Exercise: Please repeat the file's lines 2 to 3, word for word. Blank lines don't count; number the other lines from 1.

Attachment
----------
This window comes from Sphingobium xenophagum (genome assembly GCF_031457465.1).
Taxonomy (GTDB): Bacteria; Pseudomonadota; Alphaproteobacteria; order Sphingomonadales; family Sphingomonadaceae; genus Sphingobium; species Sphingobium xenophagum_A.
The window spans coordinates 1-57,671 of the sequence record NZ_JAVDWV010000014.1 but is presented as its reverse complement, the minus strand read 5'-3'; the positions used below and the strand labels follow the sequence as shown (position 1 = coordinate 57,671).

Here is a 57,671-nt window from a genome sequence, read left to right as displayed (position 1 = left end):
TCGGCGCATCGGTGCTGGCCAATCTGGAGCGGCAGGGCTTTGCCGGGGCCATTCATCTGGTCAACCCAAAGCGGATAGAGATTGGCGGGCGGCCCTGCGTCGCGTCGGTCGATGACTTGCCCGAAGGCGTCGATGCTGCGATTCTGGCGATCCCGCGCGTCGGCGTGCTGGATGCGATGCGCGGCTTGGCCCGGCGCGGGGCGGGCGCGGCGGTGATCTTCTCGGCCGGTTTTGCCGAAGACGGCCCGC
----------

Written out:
Taxonomy (GTDB): Bacteria; Pseudomonadota; Alphaproteobacteria; order Sphingomonadales; family Sphingomonadaceae; genus Sphingobium; species Sphingobium xenophagum_A.
The window spans coordinates 1-57,671 of the sequence record NZ_JAVDWV010000014.1 but is presented as its reverse complement, the minus strand read 5'-3'; the positions used below and the strand labels follow the sequence as shown (position 1 = coordinate 57,671).